Soaking up the picturesque view of Loch Leven snaking into the distance, from high up in the Mamores mountains, it was almost possible to forget about the epic climb required to get up there. However, after the sixth time in thirty six hours, the novelty was starting to wear off, and I couldn’t wait to be back down by the shores of that expansive loch, with a cold beer in hand. There was just the small matter of a long, technical and, at times, terrifying race stage to overcome first. Round Three of the Scottish Enduro Series / Round Four of the BEMBA British National Enduro Series in Kinlochleven had turned out to be the toughest race I’d ever done, and I, like many of my fellow competitors was exhausted, both physically and mentally.
The mammoth climb from the village to the top of each stage was draining enough, but it was the four race stages themselves that presented the biggest challenge, particularly in their current state. Several days of heavy rain had made an already tough course, harder still, adding mud chutes, bogs and wet slabs to stages that were already packed with huge boulders, deep ruts, loose rocky chutes, tight corners, and savage climbs.
The 32km loop racked up 1245m elevation, which made for some long old stages, which offered very little respite along the way. Stage One was the farthest flung, and a fair old trek from the top of the initial climb, along some rocky singletrack and many a peaty bog. On arriving at the top on practice day, We were greeted by an ominously long queue and the news that the stage was closed. It hadn’t taken long for the course to claim its first victim. Walking down the top of the track to see what lay in wait, it wasn’t hard to see why. After a short section of tight singletrack, the tape steered us onto an outcrop of exposed rock with some big boulders, steep drops and tight corners to negotiate. One in particular had everyone gathered round, deliberating over how the hell it was even possible to get round the tight chasm with a boulder that was perfectly positioned to devour pedals. Little did I know at the time, but it was just the first of many such corners. When the stage eventually opened, watching the first few riders come down did little to reassure me that both my bike and I would get down it unscathed. Somehow I did, but there was no time to reflect on how, as I was already hurtling over more rocks towards yet more steep rocky corners with muddy ruts thrown in for good measure. The rest of the stage continued in the much the same vein, with tech on every corner, and in between. By the time I got to the bottom, I was exhausted from trying to figure out how to get down, as much as hanging on for dear life.
The bottom of Stage One brought us out just metres from the top of Stage Two, in what was the shortest transition ever. The next stage couldn’t have been more different from the last, but was just as challenging in its own way. Instead of steep, gnarly descending, we were faced with several long climbs, which even required a dismount and push at one point. Brutal. Fortunately, what there was in the way of descending wasn’t super technical, so allowed for some recovery, but there was no doubt it was going to be a killer on race day.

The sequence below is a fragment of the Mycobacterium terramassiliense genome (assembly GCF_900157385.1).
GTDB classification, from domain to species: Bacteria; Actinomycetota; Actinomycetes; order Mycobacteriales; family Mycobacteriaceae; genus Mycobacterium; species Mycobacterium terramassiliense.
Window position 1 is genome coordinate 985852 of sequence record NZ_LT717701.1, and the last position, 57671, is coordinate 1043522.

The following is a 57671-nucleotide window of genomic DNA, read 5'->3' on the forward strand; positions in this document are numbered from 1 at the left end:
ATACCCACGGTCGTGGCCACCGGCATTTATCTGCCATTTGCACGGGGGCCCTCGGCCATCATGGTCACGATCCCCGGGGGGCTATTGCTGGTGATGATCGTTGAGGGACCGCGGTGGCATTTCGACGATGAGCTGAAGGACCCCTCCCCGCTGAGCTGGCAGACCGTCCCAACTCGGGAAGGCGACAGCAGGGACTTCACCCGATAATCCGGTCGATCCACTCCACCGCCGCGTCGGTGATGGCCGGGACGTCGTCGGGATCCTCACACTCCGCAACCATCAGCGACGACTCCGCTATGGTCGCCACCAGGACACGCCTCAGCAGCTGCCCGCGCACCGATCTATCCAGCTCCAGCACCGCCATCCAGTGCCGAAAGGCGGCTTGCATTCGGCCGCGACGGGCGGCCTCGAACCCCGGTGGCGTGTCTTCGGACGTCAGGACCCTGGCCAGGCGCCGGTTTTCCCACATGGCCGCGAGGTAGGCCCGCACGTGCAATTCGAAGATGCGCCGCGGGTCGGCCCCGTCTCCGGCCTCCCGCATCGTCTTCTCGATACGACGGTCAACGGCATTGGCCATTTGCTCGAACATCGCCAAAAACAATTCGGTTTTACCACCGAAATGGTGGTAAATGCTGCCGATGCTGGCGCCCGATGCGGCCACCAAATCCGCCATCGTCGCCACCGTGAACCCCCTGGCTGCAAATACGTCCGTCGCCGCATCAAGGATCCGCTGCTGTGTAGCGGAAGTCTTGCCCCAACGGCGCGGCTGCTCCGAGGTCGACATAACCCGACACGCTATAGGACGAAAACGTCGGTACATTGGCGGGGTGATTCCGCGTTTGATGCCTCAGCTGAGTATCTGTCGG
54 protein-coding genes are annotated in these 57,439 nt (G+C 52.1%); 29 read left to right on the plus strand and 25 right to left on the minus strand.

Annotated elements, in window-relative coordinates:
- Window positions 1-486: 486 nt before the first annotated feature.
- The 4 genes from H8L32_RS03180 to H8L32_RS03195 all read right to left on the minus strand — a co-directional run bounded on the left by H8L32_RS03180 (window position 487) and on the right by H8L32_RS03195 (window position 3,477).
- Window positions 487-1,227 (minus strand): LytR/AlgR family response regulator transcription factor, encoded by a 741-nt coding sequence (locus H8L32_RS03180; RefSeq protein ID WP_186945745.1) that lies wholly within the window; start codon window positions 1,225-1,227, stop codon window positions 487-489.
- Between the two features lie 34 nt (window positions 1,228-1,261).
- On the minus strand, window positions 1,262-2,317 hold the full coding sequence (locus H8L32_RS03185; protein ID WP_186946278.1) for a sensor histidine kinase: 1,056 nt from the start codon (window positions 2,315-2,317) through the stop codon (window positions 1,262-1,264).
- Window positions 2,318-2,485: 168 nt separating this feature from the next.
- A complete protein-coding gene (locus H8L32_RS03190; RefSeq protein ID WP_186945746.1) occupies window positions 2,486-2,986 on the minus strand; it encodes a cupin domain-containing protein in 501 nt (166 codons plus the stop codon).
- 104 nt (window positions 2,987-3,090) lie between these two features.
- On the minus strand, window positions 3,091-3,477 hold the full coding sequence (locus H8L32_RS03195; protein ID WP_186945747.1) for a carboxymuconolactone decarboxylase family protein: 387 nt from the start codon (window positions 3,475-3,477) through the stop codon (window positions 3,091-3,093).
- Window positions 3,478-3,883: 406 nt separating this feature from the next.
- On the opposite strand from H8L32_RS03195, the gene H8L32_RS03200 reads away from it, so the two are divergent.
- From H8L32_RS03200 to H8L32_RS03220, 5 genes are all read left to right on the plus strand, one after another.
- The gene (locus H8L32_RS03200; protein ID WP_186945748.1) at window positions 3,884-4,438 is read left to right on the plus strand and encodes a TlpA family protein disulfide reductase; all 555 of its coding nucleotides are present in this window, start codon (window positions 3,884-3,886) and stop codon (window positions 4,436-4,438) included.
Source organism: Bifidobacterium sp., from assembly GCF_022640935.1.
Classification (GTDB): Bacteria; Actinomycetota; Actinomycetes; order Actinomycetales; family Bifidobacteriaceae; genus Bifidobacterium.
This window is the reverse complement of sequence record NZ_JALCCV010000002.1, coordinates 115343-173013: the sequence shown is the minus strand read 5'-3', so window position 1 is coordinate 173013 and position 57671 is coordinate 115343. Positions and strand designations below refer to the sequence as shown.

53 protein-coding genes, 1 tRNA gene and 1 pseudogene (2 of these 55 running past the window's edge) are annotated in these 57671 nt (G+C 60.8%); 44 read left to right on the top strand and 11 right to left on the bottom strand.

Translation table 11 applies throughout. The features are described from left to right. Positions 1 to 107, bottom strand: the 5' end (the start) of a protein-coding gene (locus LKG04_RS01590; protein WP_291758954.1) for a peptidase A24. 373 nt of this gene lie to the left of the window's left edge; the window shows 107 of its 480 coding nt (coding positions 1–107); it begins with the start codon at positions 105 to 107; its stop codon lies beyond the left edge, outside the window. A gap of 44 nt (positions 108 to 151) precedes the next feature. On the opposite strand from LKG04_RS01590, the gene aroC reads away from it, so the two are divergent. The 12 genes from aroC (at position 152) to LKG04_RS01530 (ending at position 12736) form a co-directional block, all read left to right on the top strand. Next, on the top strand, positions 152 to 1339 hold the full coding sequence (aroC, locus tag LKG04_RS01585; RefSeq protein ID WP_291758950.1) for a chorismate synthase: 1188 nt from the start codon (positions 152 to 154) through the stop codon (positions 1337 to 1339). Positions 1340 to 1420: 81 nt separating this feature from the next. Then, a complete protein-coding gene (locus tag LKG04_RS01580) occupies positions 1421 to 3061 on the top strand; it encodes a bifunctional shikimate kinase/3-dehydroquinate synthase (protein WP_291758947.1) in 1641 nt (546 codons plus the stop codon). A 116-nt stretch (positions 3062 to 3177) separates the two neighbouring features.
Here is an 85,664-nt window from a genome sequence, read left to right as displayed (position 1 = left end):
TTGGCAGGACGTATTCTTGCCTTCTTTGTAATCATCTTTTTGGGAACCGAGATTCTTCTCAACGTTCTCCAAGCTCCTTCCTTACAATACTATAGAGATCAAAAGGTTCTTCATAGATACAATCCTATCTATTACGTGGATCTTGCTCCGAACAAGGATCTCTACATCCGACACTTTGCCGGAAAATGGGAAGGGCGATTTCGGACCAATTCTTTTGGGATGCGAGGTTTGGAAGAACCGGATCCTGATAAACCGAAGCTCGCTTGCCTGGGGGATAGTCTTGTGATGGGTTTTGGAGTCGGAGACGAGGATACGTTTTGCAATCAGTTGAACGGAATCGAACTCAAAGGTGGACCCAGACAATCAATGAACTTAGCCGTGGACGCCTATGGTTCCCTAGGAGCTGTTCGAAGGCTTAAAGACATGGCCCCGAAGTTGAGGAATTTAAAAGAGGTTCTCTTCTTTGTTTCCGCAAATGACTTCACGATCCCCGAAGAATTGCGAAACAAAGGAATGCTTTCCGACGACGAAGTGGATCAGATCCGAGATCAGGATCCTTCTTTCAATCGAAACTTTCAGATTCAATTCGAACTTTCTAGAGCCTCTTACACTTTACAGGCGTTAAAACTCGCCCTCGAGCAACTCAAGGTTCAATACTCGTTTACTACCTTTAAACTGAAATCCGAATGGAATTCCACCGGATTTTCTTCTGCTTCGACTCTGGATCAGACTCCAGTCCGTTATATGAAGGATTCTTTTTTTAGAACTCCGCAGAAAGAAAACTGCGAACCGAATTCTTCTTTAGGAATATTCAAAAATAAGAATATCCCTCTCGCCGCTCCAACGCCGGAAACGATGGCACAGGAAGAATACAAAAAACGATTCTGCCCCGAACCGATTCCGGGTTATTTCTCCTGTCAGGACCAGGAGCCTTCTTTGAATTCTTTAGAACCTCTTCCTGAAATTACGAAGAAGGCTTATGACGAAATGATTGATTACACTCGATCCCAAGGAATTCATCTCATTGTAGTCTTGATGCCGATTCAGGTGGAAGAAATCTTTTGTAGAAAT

Stage Three started from high up in the mountains again, and began with a fast descent over loose rocks and big boulders, before hitting a network of massive ruts that required some careful line choice. From there, a blind brow gave way to a mud chute and a sudden change in direction, which resulted in me sliding through the tape. Next the trail led us into the trees for some tight, rooty corners, with one in particular that was clearly taped by a sadist.
Stage Four saw us back up top for another wild blast down some awesome rocky singletrack that snaked down the open mountainside before hitting yet more giant ruts; some of which were best followed, and others avoided. Further down, the gradient eased off for a long pedally section with some pretty nasty bogs, which I believe claimed a few victims, and a sharp climb up a large slab, which I didn’t even attempt to clean. Eventually the pitch increased again, and continued to do so until the final section, which consisted of a series of extremely steep, tight and rocky corners through the trees. One of these corners was so tricky, it instilled fear in even the most capable riders, and was even being branded “unrideable” by some. After a steep, rocky run-in, we were faced with a sizeable drop off a sheer slab, on a sharp right hand corner, with a steep drop over the edge if you didn’t make it round. After sizing it up, most sensible people were choosing to walk it, however I decided to throw caution to the wind and give it a go. There was a rideable line on the outside, but if you didn’t get it, or turn tightly enough, it was gonna hurt. Miraculously, I managed to make it round, although my heart was definitely in my mouth as I rode it out. It felt good to nail it, although whether or not i’d be able to do it again was questionable. There were still a couple of seriously techy corners to negotiate before the end, but with adrenaline flowing and the unrideable ridden, they didn’t seem quite so bad.
I arrived at the bottom with my nerves in tatters and a bike looking like it had been ridden through a swamp, which I guess it had. It was undoubtedly the hardest enduro course that I’d ever ridden, and in a matter of hours, I was going to have to try to race it. I was slightly reassured by the fact that everyone I spoke to was saying the same thing, but it didn’t stop me lying awake that night thinking about all the tricky lines, particularly ‘that’ corner on Stage Four.
The next morning I was rudely awakened at 5am, for the second night running, by the incessant screeching of a nesting seagull, at which point the semi-conscious course dissection resumed. By the time I actually had to get up and ready to race, I’d ridden the offending corner umpteen times in my head, and was still undecided whether or not I should actually attempt it again, or just play it safe and walk it. With three long climbs over the course of the day, there would be plenty more time to deliberate further, but with so much to remember in each stage, there was plenty to distract me from those dreaded final corners in the meantime.